Rodrigo Fresán: the virtues of the reader

When one thinks of Rodrigo Fresan, one immediately thinks of a registered trademark. This feeling reappears whenever we approach the great authors that interest us. Impossible not to record their voices, their worlds, their convictions, their phobias, their ways of reading. Just as it happens with Jorge Luis Borges, Roberto Bolaño, Carson McCullers, Franz Kafka, Annie Proulx, David Foster Wallace or with the indecipherable William T. Vollmann, the same thing happens with Rodrigo Fresán: it is intuited that there is a planet of his own, the planet Fresán .

Some of the books that sustain and solidify this planet are: Argentine history, Kensington Gardens, the sky background, the speed of things, Melvill or that insane trilogy made up of the novels the invented part, the dream part y The remembered part an exploration of that strange and symbolic horror of the writer unable to write.

But another variant also stands out that enlarges the planet Fresán and, perhaps, with much more pleasure for the author himself: the Rodrigo Fresán reader. Or consumer. Both books, movies and music, as well as television series, comics and extremely rare fluctuating information on the net. Perhaps the Fresán that interests us the most in this text is the reading Fresán, that hecatomb of literary references that, through his essays, his presentations uploaded to YouTube, his interviews, his prologues, his articles and his internal comments on the works Complete collections of American classics, it has brought literature as close to the new generations as few have done in the 21st century.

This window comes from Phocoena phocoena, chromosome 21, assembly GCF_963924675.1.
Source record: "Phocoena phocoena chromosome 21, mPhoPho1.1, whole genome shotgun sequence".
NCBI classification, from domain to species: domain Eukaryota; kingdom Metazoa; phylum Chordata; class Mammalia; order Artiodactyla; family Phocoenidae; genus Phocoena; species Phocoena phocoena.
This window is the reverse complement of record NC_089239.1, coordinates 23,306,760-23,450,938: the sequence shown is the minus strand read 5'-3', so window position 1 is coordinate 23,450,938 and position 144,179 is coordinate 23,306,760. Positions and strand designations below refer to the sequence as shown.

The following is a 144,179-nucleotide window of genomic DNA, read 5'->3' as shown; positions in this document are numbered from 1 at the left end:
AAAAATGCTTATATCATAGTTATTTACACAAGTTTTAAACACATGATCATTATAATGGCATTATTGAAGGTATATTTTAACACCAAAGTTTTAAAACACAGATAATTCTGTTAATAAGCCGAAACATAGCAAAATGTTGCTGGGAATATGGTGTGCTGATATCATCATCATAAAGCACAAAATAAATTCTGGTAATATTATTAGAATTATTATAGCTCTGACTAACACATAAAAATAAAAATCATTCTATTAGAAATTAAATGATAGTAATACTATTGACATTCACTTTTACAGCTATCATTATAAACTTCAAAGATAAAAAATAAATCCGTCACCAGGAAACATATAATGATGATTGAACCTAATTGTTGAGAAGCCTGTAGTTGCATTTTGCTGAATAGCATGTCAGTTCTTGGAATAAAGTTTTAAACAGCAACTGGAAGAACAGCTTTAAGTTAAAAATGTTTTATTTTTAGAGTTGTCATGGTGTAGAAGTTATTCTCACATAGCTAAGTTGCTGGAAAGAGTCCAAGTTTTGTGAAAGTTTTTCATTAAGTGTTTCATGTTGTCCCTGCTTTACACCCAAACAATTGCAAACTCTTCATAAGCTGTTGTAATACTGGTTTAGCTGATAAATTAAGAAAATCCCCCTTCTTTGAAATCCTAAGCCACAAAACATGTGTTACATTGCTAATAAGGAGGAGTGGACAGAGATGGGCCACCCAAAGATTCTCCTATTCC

Namely, Rodrigo Fresán is not the writer who keeps his readings or discoveries to himself, but rather the writer who shares and invites to read what he has just found or rediscovered. A specialist in the gringo literary tradition, he has even conceptualized a system to follow the route of what is known as “The Great American Novel”, and presents in various articles and talks some of the totemic books that mark the departure of this literary ambition and , for which other novels constantly orbit around it: Moby Dick of Melville, the scarlet letter de Hawthorne, The Adventures of Huckleberry Finn the Twain, portrait of a lady by Henry James and Lolita de Nabokov.

Fresán’s monumental novel trilogy: “The told part”,

Rodrigo Fresán seems to know everything about North American literature. On more than one occasion, he has recounted that when he travels to Scott Fitzgerald’s country, his American friends get angry with him because he seems more informed than they are about new publications in English than about new literature written in Spanish. Hence perhaps that famous legend that runs among us, which tells that gringo publishers send him the machotes of their next publications before they come to light. He doesn’t surprise. That alone would explain the intimidating number of reviews and articles that he has published on the books of the new promises of North American literature that were not known in Spanish at the time. Some examples: Philipp Meyer, Marlon James, Tao Lin, Nicole Krauss, Ottesa Moshfegh, Jonathan Safran Foer, Colson Whitehead, Ben Lerner, Joshua Cohen, etc.